The man staffing the Kazakh Embassy that we had spoken with previously told us to fill out some forms, deposit $30 each into the Embassy bank account, and we should be good for one-day processing. We needed the one-day processing because the Embassy was closed on Tuesday and Wednesday, making Thursday our last hope. We woke up early, grabbed a taxi, and arrived ten minutes before the embassy was set to open. There was already a queue of fifty or so people waiting outside the locked doors. Not really what we were hoping to see. Collin stayed with our baggage (we were hoping to grab the visas, call up our taxi driver friend Alic, and get moving to Almaty ASAP) while I waited in line. Luckily the line moved relatively fast and I was able to hand all of our documents over within the hour. “Come back 5:00” the same guy from before said to me. What?! No express processing available? We needed to get going immediately! Nope, no go. We needed to come back at 5:00 to pick up our visas. That wasn’t going to give us much leeway before our flights early the next morning. All we could do was wait and pray for everything to go right. Yet again, a nice bout of last-minute waiting! We set off with our bags back to the hotel, dropped them off, grabbed some food (Korean restaurant again!), visited a souvenir shop where Collin picked up some soviet coins and played a round of chess with the owner, went back to the hotel to grab the bags again, and arrived at the embassy exactly at 5:00PM. The same people waiting in line in the morning were waiting in line again, so I waited yet again and was able to get our completed visas within a half hour or so. Hallelujah! We called up Alic and he showed up within five minutes–turns our he lived right around the corner. Throwing our stuff into his car we took off towards the border yet again. The four hour ride back was pretty uneventful, except for a short layover when stopped by the border police in Kazakhstan and the point where he ran out of fuel and didn’t have any cash on hand to pay for a fill-up (we were paying him for the ride in dollars and the station attendant wouldn’t accept dollars). Still don’t know how he managed to convince the gas station to let him fill-up a few liters with paying, but we ended up successfully making it back to Sayran bus station in Almaty!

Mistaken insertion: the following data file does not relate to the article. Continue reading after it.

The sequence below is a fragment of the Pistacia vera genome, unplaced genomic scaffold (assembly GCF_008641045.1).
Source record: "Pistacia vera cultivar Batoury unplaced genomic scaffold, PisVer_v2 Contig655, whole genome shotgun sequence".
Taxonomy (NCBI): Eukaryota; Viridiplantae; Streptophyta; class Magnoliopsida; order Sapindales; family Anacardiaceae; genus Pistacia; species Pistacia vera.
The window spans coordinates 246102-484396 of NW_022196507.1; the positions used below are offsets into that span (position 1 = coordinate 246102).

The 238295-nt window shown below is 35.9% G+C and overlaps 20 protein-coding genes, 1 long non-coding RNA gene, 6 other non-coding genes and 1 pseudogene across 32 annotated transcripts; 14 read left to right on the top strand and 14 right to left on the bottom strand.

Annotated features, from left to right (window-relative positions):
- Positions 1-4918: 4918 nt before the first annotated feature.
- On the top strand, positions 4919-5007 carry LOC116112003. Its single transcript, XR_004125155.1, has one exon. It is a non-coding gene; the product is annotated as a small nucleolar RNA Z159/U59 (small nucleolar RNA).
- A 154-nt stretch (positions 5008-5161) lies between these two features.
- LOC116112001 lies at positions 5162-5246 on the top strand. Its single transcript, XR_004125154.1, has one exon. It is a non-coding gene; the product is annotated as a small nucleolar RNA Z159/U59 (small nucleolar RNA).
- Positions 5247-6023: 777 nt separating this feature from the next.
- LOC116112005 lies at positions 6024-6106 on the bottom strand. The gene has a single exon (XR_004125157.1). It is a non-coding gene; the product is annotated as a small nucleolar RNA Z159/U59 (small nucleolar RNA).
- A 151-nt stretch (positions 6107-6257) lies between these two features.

It was around 10:00PM by this time and I was afraid that the public transportation had stopped. I tried to convince Alic to take us to the airport, or the very least to the travel agency where I still needed to grab my train tickets that had been DHL’d from Moscow. He told us he didn’t have the fuel to do that otherwise he would. Fair enough. We got out and waited for a bus, but the first one just passed right by us. “Bus finished”, said a nearby taxi driver, scoping us out as his next target no doubt. “Then why is that bus carrying passengers?” I replied, pointing to a bus on the other side of the road. Hah, got you there! We waited for a few more minutes before our bus came along, and this time it actually stopped for us! Boarding the bus the driver made an announcement that we couldn’t understand, as it was in Kazakh. Well, whatever–as long as we get to where we need to go, and soon! The bus started along the usual route, heading east towards the city of Almaty. After a few minutes though it took an unfamiliar turn north and we started to get worried. We continued on for a ways in the wrong direction before the bus driver pulled over to the side and turned off the bus. The fare collector that had been riding along then grabbed a handful of cash offered up by the bus driver and got off. After waiting a few more minutes he then proceeded to start the bus again and continue driving in the wrong direction. At this point we knew something was wrong so I tried to ask the guy in front of us if he knew where the bus was going. He gave me an answer that I guess would translate to “I don’t know man, ask the driver”, which is exactly what I did. The driver spouted off something in an irritated tone so I went back to my seat and continued our ride on the bus to who-knows-where. We both knew that every minute on the bus was another minute away from our destination, which meant an ever increasingly expensive taxi ride to get there. I had the equivalent of $2.50 in Kazakh tenge in my pocket. Collin had nothing. Luckily, just when we really started to panic the bus came to a halt and the last few passengers disembarked from the vehicle. We took that as our cue to do the same and grabbed our bags. We had no idea where we were and were immediately approached by more cabbies, eager to rip us off no doubt. I knew the general direction of the city but had no idea of how far away we had come. I tried to explain to a couple that had been riding with us since Sayran Bus Station that if they were going downtown maybe we could all share a cab. They didn’t seem to get what I was saying so I gave up on that idea pretty quick. A taxi driver with a shiny Mercedes offered to take us to where we needed to go for 1,000 tenge. I opened my wallet and showed him that we only had 500. He agreed to take us anyway. Jackpot!